Lately I’ve had a weird sense of resentment towards two of my best friends. I love them dearly, and they’ve never done me wrong, but I find I am irritated with them a lot for no good reason. Like, little things are making me more annoyed than they should. I’m starting to feel a sense of distance from them because of this. How can I spend time with them with this irritation at the back of my mind?
Friendship is kind of a funny thing. “Our bodies force us to have physical reactions that involve making sounds and expelling air when we hear the same joke. Let’s put our bodies in the same place sometimes!” There are lots of different kinds of friendships: true soulmate friends, friend with benefits, friendships of convenience, friends who feel like family. Sometimes you connect with people for no discernible reason, sometimes you share the same interests, sometimes you don’t really like each other but you have years of accumulated shared experience that sort of makes you friends by default. Sometimes you choose your friends. Sometimes you don’t. Friends are crucial. Friends are fun. Friends are supportive. And, sometimes, friends are annoying.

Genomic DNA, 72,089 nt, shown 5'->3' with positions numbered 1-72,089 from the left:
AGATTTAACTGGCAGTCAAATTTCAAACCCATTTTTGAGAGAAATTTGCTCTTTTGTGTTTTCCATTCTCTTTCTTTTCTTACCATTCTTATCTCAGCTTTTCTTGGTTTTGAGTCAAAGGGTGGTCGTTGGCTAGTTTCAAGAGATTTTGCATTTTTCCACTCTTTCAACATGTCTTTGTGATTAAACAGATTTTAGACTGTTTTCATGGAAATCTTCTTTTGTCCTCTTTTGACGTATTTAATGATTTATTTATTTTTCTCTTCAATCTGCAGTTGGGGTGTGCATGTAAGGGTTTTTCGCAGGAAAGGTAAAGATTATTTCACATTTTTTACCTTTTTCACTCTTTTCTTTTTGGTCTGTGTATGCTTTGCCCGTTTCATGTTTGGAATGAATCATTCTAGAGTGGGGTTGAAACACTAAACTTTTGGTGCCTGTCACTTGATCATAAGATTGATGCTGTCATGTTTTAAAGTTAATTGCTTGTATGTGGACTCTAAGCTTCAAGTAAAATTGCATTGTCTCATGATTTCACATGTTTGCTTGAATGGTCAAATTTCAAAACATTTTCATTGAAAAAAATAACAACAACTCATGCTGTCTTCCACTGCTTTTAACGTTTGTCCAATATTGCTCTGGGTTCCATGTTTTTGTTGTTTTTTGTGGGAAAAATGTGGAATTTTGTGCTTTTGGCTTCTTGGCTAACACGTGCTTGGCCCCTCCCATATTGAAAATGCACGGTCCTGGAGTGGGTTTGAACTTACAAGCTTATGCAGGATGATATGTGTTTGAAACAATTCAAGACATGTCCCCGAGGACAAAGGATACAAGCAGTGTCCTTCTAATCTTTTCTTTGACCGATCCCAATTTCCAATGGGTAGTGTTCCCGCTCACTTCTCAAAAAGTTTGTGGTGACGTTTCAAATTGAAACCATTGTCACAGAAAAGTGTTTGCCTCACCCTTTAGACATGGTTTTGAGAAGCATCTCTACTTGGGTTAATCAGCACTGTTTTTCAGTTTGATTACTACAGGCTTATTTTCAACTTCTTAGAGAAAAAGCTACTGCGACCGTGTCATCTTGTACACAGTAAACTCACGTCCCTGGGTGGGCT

It could be useful for you to try to pinpoint where your irritation with your friends is coming from. Try to notice patterns or specific things that annoy you. Is it a particular thing these friends are doing, a particular way they interact with you? A specific subject they want to talk about a lot that just doesn’t jive with you? Is is it environment specific? Do they annoy you when you’re around certain people? Try to answer these questions as honestly as possible, and then figure out if it’s something you can talk to them about. If it is, sit ’em down and be real. I don’t recommend starting with, “Hey you’re annoying the fuck out of me lately!” But do be honest, and tell them what’s bothering you. I know confrontation can be extremely hard, and I think it’s easy to assume if there is conflict that something is broken. With romantic relationships and family members, there seems to be an understanding that you’re going to be mad at or annoyed with each other some of the time. With platonic friends, conflict feels scarier for some reason. Maybe it’s because there is less of an explicit commitment. I’ve been in a few situations lately where I’ve confronted friends. Everything worked out fine, but it sent me into something of a personal crisis. “Am I a good friend? Should I be 100% okay with everything my friends do, even if they upset me? If their actions bother me, is it my job to be ~chill~ and try to stuff that annoyance/hurt/anger down?” After many nights of tortured soul searching, I realized the answer to all of those questions is a resounding HELL NO. I want my friendships to be strong, and they can’t be strong if I’m over here with daggers in my eyes because Sheryl just told a group of strangers at the bar the story where I peed my pants at the mall, AGAIN. Cut it out, Sheryl! That is MY story to tell and I WILL NOT push my feelings down inside! Look at it this way: your confrontation is your explicit commitment. It’s your way of saying, “I care enough about this friendship to bring this up, to explore this painful and scary uncharted territory with you, and try to find a solution. You are worth it.” If you let it all sit within you, the annoyance might grow until the friendship can’t be saved.